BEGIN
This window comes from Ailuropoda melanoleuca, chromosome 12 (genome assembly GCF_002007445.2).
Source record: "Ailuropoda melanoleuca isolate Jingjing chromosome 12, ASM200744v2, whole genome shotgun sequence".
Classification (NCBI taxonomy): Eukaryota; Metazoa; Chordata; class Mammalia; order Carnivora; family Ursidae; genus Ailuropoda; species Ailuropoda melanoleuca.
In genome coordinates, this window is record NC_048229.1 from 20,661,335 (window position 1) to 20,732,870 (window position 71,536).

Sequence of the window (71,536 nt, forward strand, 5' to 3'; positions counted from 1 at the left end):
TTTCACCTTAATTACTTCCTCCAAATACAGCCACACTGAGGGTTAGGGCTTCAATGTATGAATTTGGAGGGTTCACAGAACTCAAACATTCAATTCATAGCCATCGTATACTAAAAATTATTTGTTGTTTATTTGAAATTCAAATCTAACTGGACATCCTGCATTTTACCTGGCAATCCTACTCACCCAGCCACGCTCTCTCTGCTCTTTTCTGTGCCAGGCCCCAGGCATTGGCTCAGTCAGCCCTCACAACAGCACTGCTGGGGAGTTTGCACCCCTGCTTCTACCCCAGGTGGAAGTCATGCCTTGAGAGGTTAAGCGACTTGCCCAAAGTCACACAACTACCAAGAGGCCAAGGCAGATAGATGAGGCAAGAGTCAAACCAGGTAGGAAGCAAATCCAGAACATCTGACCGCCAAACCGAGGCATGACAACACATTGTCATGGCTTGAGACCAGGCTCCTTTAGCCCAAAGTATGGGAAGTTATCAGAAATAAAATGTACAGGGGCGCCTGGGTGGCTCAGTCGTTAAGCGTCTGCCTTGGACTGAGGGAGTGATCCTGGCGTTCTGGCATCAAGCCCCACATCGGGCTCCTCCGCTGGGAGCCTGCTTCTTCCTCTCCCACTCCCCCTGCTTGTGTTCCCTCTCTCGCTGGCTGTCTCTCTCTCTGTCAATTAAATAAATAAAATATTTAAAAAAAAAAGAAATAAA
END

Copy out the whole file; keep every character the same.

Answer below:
This window comes from Ailuropoda melanoleuca, chromosome 12 (genome assembly GCF_002007445.2).
Source record: "Ailuropoda melanoleuca isolate Jingjing chromosome 12, ASM200744v2, whole genome shotgun sequence".
Classification (NCBI taxonomy): Eukaryota; Metazoa; Chordata; class Mammalia; order Carnivora; family Ursidae; genus Ailuropoda; species Ailuropoda melanoleuca.
In genome coordinates, this window is record NC_048229.1 from 20,661,335 (window position 1) to 20,732,870 (window position 71,536).

Sequence of the window (71,536 nt, forward strand, 5' to 3'; positions counted from 1 at the left end):
TTTCACCTTAATTACTTCCTCCAAATACAGCCACACTGAGGGTTAGGGCTTCAATGTATGAATTTGGAGGGTTCACAGAACTCAAACATTCAATTCATAGCCATCGTATACTAAAAATTATTTGTTGTTTATTTGAAATTCAAATCTAACTGGACATCCTGCATTTTACCTGGCAATCCTACTCACCCAGCCACGCTCTCTCTGCTCTTTTCTGTGCCAGGCCCCAGGCATTGGCTCAGTCAGCCCTCACAACAGCACTGCTGGGGAGTTTGCACCCCTGCTTCTACCCCAGGTGGAAGTCATGCCTTGAGAGGTTAAGCGACTTGCCCAAAGTCACACAACTACCAAGAGGCCAAGGCAGATAGATGAGGCAAGAGTCAAACCAGGTAGGAAGCAAATCCAGAACATCTGACCGCCAAACCGAGGCATGACAACACATTGTCATGGCTTGAGACCAGGCTCCTTTAGCCCAAAGTATGGGAAGTTATCAGAAATAAAATGTACAGGGGCGCCTGGGTGGCTCAGTCGTTAAGCGTCTGCCTTGGACTGAGGGAGTGATCCTGGCGTTCTGGCATCAAGCCCCACATCGGGCTCCTCCGCTGGGAGCCTGCTTCTTCCTCTCCCACTCCCCCTGCTTGTGTTCCCTCTCTCGCTGGCTGTCTCTCTCTCTGTCAATTAAATAAATAAAATATTTAAAAAAAAAAGAAATAAA